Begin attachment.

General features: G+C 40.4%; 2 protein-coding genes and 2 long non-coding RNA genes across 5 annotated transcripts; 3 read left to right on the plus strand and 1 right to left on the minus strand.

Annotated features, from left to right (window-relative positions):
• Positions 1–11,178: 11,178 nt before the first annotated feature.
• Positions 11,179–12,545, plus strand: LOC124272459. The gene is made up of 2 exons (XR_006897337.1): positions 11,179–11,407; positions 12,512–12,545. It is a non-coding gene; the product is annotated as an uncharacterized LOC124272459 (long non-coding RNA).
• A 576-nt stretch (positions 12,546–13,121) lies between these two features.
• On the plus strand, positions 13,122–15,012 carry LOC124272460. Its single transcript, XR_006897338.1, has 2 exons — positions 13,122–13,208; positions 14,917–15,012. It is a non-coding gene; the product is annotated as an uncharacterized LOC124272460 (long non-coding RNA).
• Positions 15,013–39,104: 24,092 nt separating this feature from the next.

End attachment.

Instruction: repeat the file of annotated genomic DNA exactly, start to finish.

General features: G+C 40.4%; 2 protein-coding genes and 2 long non-coding RNA genes across 5 annotated transcripts; 3 read left to right on the plus strand and 1 right to left on the minus strand.

Annotated features, from left to right (window-relative positions):
• Positions 1–11,178: 11,178 nt before the first annotated feature.
• Positions 11,179–12,545, plus strand: LOC124272459. The gene is made up of 2 exons (XR_006897337.1): positions 11,179–11,407; positions 12,512–12,545. It is a non-coding gene; the product is annotated as an uncharacterized LOC124272459 (long non-coding RNA).
• A 576-nt stretch (positions 12,546–13,121) lies between these two features.
• On the plus strand, positions 13,122–15,012 carry LOC124272460. Its single transcript, XR_006897338.1, has 2 exons — positions 13,122–13,208; positions 14,917–15,012. It is a non-coding gene; the product is annotated as an uncharacterized LOC124272460 (long non-coding RNA).
• Positions 15,013–39,104: 24,092 nt separating this feature from the next.